Whether they're too conflicted, too optimistic, too caught up in protecting their jobs, or just too wrong, professional analysts don't inspire as much awe as they once did. But that doesn't mean they're all bad.

It's no secret that we Fools have a voracious appetite for exposing Wall Street's cheating ways, slick-talking gibberish, and repugnant odor. Not to mention our complete indifference to the upgrades and downgrades these "professionals" assign to stocks at a mind-numbing pace.

They're not all bad
In fairness, though, many analysts are indeed savvy stock pickers. The Wall Street Journal annually celebrates the best analysts and the best calls across industries. Even so, there's simply not enough transparency in the industry to know just who the best and worst analysts are. That's bad for the good analysts; they're unwittingly protecting the sheep.

Until now.

Enter Motley Fool CAPS, our community-intelligence database, which tracks the "outperform" and "underperform" ratings assigned to stocks by individual investors and pros alike. In turn, every stock and every investor earns a rating. That means we can finally answer the age-old question: Which analysts are better stock pickers than my grandmother?

Bet with the best
One pro ranked high atop the CAPS charts is Brean Murray, Carret & Co., a research-driven investment bank headquartered in New York City. As of this writing, Brean Murray is ranked 87th overall in CAPS (and 12th among professional analysts), having crushed the market since last August with 61% accuracy.

The sweetest calls of 'em all
The firm's recent big winners include G-III Apparel (NASDAQ:GIII), The9 (NASDAQ:NCTY), and American Oriental Bioengineering (NYSE:AOB), all of which are up more than a whopping 70% since September. Halozyme Therapeutics (AMEX:HTI), recommended by the firm just two months ago, has risen more than 65% since.

If you're looking to piggyback on some newer picks, know that Brean Murray also rewarded outperform ratings to Advent Software (NASDAQ:ADVS), Komag (NASDAQ:KOMG), and Safenet (NASDAQ:SFNT) within the last month.

Street wisdom worth using
You might have noticed that Brean Murray's recommendations are predominantly small-cap stocks with rapid earnings growth. According to the company's website, Brean Murray's mission is to be the "value-added, actionable 'idea research' thought leader -- the 'axe' -- on every stock we follow. We focus on small/mid cap stocks that the market misperceives, and therefore, misvalues."

That shouldn't surprise anyone; many of the All-Star firms we've featured here also tend to focus on small, obscure, and ignored companies. Investing is about (legally!) boosting odds in your favor; concentrating on stocks too small for Wall Street's big money is one of the most proven ways to do so. Small stocks can provide a double taste of investment heaven: First, they have tons of room to grow, and second, they're so small that their lack of coverage can make them undervalued, too.

In other words, Brean Murray already starts its investment search with a huge -- or should I say small -- size advantage.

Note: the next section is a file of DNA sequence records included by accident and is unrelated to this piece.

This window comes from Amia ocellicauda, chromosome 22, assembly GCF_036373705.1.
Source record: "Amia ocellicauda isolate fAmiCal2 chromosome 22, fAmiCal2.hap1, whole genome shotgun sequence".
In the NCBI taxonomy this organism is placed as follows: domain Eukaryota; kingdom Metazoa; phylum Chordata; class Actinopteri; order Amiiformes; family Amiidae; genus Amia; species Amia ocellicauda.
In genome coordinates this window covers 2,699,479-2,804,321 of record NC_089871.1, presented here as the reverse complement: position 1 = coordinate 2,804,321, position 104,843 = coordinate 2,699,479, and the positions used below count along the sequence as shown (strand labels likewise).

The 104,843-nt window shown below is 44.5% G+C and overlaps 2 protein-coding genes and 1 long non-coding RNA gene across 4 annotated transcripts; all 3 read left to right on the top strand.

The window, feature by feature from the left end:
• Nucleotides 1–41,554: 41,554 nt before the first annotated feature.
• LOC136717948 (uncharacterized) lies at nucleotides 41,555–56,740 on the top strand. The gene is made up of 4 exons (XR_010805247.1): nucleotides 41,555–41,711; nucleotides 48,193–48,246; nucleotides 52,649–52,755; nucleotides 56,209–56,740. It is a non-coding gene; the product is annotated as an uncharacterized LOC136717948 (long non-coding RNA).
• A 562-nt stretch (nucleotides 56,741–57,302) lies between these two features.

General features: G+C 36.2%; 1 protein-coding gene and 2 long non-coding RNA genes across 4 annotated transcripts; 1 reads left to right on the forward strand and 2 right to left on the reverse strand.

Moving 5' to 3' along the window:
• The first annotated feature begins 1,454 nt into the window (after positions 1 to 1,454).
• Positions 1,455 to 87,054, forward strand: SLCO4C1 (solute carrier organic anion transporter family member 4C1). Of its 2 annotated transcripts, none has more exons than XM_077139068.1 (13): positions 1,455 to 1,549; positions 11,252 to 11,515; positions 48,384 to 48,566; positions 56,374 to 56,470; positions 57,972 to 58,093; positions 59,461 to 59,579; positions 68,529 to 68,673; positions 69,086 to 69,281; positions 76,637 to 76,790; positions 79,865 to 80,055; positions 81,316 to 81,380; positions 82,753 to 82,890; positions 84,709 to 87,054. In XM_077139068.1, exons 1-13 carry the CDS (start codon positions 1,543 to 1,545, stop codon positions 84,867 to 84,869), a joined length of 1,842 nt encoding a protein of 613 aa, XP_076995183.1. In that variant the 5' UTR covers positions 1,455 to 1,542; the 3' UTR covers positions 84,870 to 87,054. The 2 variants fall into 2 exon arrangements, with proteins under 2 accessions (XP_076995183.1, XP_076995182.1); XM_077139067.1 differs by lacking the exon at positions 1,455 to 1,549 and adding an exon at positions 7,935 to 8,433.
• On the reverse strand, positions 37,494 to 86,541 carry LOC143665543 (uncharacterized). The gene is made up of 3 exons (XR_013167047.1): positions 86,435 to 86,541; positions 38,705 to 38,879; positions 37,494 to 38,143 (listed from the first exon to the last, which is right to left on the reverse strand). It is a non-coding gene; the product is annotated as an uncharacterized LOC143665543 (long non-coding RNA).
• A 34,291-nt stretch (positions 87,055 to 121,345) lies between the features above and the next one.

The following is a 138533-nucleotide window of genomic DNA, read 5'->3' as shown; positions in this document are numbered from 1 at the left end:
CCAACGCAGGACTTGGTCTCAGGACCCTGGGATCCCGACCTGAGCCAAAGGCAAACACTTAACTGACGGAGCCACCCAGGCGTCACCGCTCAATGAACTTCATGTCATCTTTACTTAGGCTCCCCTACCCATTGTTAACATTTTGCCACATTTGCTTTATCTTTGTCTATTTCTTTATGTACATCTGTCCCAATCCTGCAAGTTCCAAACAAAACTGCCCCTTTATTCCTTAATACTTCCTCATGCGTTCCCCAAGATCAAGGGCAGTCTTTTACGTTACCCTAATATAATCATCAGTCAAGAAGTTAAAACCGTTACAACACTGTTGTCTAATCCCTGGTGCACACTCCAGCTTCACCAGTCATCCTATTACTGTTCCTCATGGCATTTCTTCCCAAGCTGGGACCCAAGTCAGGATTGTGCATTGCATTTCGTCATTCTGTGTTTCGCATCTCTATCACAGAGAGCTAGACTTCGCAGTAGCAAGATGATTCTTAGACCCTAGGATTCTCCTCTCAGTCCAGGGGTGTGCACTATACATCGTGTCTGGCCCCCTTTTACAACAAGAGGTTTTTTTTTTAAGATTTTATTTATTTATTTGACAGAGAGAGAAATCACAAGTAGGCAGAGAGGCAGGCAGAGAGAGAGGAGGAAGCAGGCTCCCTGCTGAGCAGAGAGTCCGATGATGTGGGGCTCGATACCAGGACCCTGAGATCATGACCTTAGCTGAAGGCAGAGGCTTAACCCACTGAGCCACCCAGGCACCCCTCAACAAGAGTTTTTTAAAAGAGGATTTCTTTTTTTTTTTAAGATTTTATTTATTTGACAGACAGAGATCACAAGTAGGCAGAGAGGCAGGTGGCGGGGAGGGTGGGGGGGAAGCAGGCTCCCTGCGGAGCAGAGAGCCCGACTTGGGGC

This growth is always good
Although Brean Murray offers coverage on various industries, its blockbuster calls within the software, Internet, and biotech sectors account for the majority of its impressive CAPS score. No dull cement mixers, fertilizer stocks, or cargo companies carrying the load for this Wall Street firm -- an approach that flies in the face of my beloved frugals. Arghh!.

But the only reason I'm not a fan of fast-growing tech stocks is because I wouldn't have much chance of actually spotting them before their prices got way ahead of themselves. Brean Murray, on the other hand, seems to have a nose for sniffing out considerable value in these high-growth sectors -- making for another powerful set of investing advantages. In addition, the firm recently established a research presence in China to gain an informational edge on Asia's latest marvels of technology. Talk about scouring the globe for stocks.

Judging from Brean Murray's focus on mispriced, high-flying small caps, and most importantly, its impressive performance in CAPS, this is at least one Wall Street firm that might be worth watching.

Past performance does not guarantee future results
Of course, the caveat here is that we've only been tracking Wall Street picks for a few months now. While we can't yet call the data predictive, it's at least interesting to examine.

If you'd like to take a look at the rest of Wall Street's best and worst analysts and their stock recommendations, click here to join the CAPS community absolutely free. You can also get all kinds of opinions on the stocks you're looking to buy, sell, or hold.

And hey, you might even find yourself surpassing some of Wall Street's biggest and brightest in no time.

The financial community has been opaque for too long. CAPS can change all that.

Foolish contributor Brian Pacampara has never worked on Wall Street, and he has the low blood pressure to show for it. He holds no position in any of the stocks mentioned. The Fool's disclosure policy is always immune to the pressures of evil.